By Ruthie Bently
Every dog training book I have ever read has chapters about socializing your puppy. After living with a dog that was not properly socialized when she was younger, I understand the importance of socializing a puppy. You don’t want to live with a dog that barks at the mailman and delivery people. Or one that barks at every sound they hear outside, whether it’s your kids playing in your yard or a loud car stereo going by.
On the other hand, a dog that has not been socialized can also be a “Nervous Nellie” and may go hide in another room or under a piece of furniture. They can even be afraid of sounds inside the house, like the vacuum cleaner, dishwasher or clothes dryer. In a worst case scenario, they can become aggressive to other dogs or strangers that visit your home. So it is important to begin socializing your puppy as soon as you bring them home. But how do you go about it?
There are several ways to help you socialize a new puppy, and they don’t take a lot of effort. One good way is to enroll them in a puppy obedience class as early as possible, but make sure they’ve had all their shots first. Your puppy will get to meet other dog breeds, and by interacting with them will learn not to be nervous or fearful around them. When I took my first AmStaff to obedience class, I asked how many other dogs would be in his class. Since he was a younger, smaller dog, I wanted to get him into a class with fewer dogs. A smaller class is good because you can get more hands-on socializing, without overwhelming your new puppy.
The veterinarian’s office is also a good place for your puppy to have new experiences. They have a chance to interact with other pets and meet the vet and their staff. When you make your puppy’s first vet appointment, let the person you speak with know that you are bringing a new puppy, and that you would like help in socializing them. By having the vet and their staff make a fuss over your dog, your dog will learn that there is another place they are welcome to go and meet friendly people.
What about your local pet shop – are dogs allowed there? I managed one store in Illinois and we encouraged new puppy owners to bring in their dogs for a meet and greet. We asked for three things: 1) the puppy had to have a leash and collar (or harness) on; 2) we were allowed to give the puppy a cookie; 3) they should walk the puppy thoroughly before they brought it in to prevent “accidents.”
The place was large enough to negotiate with a puppy (or an adult dog), and the puppy got to help pick out their own toys and had fun being able to go into a store. Not only that, there were lots of people available (both workers and customers) to fawn over the puppy.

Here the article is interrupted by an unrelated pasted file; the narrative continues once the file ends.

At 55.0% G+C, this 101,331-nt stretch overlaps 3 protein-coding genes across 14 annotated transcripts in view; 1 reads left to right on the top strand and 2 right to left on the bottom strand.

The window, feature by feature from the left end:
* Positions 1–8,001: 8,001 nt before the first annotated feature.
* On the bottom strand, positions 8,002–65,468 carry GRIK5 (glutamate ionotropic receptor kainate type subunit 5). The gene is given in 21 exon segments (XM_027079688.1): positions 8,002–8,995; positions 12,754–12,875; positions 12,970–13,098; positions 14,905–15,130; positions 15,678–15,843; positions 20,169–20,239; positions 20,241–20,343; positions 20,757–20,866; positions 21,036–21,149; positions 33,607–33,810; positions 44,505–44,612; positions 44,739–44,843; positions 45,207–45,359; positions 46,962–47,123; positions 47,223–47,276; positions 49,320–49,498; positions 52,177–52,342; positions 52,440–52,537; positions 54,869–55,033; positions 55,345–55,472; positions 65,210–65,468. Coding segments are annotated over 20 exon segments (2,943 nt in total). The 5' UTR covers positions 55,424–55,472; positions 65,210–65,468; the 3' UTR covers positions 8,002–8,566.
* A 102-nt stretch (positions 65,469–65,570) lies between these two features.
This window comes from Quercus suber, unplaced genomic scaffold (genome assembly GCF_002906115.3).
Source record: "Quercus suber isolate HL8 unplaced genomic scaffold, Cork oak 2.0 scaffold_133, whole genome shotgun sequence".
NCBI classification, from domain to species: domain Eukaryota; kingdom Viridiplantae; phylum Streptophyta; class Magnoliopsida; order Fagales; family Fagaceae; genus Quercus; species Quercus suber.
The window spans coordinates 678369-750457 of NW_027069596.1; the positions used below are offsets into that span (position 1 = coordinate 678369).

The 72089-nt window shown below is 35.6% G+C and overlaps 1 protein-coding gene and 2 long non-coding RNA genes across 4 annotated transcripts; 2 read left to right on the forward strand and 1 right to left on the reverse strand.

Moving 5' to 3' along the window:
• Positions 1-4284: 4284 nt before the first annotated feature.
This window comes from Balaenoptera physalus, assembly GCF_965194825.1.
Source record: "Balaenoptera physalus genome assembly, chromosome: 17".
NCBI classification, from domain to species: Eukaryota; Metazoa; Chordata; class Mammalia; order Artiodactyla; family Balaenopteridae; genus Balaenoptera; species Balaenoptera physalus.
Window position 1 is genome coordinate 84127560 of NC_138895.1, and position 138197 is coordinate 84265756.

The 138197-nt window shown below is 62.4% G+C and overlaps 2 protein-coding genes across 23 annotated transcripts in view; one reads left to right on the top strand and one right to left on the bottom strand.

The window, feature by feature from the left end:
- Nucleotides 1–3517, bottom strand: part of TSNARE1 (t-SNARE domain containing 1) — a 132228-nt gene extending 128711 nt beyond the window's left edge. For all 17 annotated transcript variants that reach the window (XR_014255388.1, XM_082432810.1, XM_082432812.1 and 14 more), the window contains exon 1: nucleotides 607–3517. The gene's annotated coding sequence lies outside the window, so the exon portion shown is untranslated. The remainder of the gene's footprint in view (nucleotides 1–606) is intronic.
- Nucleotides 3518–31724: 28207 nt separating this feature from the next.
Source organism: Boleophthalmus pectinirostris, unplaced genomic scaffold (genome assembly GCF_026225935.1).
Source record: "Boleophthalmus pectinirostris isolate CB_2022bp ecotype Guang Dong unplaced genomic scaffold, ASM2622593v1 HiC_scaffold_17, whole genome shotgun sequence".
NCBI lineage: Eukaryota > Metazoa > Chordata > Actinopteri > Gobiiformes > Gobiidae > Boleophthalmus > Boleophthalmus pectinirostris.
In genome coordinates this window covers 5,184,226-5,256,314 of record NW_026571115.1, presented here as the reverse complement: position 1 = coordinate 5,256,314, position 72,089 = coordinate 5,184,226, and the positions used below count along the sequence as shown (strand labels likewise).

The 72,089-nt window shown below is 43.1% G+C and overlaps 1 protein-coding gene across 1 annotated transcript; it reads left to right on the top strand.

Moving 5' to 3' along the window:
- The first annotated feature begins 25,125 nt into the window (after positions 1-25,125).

You can get your friends and family members involved in socializing your puppy too. Have a “meet the puppy” party, and supply puppy-sized treats in a dish by the door. CANIDAE Snap-Bits® are great for this; they are a perfect size, with a pleasant flavor, and they don’t have too many calories. Have the puppy next to you by the door and after the bell rings or they knock, open the door and hand the guest a treat for the puppy. If feeding your puppy between meals makes you uncomfortable, have the arriving guest get down on the puppy’s level and put out their hand for the puppy to smell, speaking to the puppy in a friendly voice and then have them pet the puppy. You can also ask a friend or family member with a dog to come over and meet your puppy. This way your puppy gets to meet other dogs in a safe arena under your supervision.
Are there any businesses in your town that hand out dog biscuits? Our bank has a treat jar right next to the lollipop jar at the drive through. Skye loves going for rides in the car, though I don’t take her with me when it is too hot or too cold out. By taking your dog for rides in the car when you can, they get used to going in the car and may be less apt to get carsickness, as it could be stress related. The dog park is a good place to meet dogs, but I recommend checking it out first before taking your new puppy. Go to the dog park and meet some of the other dogs’ owners, as well as the dogs, and see if you think your puppy is socialized well enough for that.
By following these simple ideas for socializing your puppy, you can meet new people and your puppy can make new friends as well. Nothing could be finer!
Read more articles by Ruthie Bently
The personal opinions and/or use of trade, corporate or brand names, is for information and convenience only. Such use does not constitute an endorsement by CANIDAE® All Natural Pet Foods of any product or service. Opinions are those of the individual authors and not necessarily of CANIDAE® All Natural Pet Foods.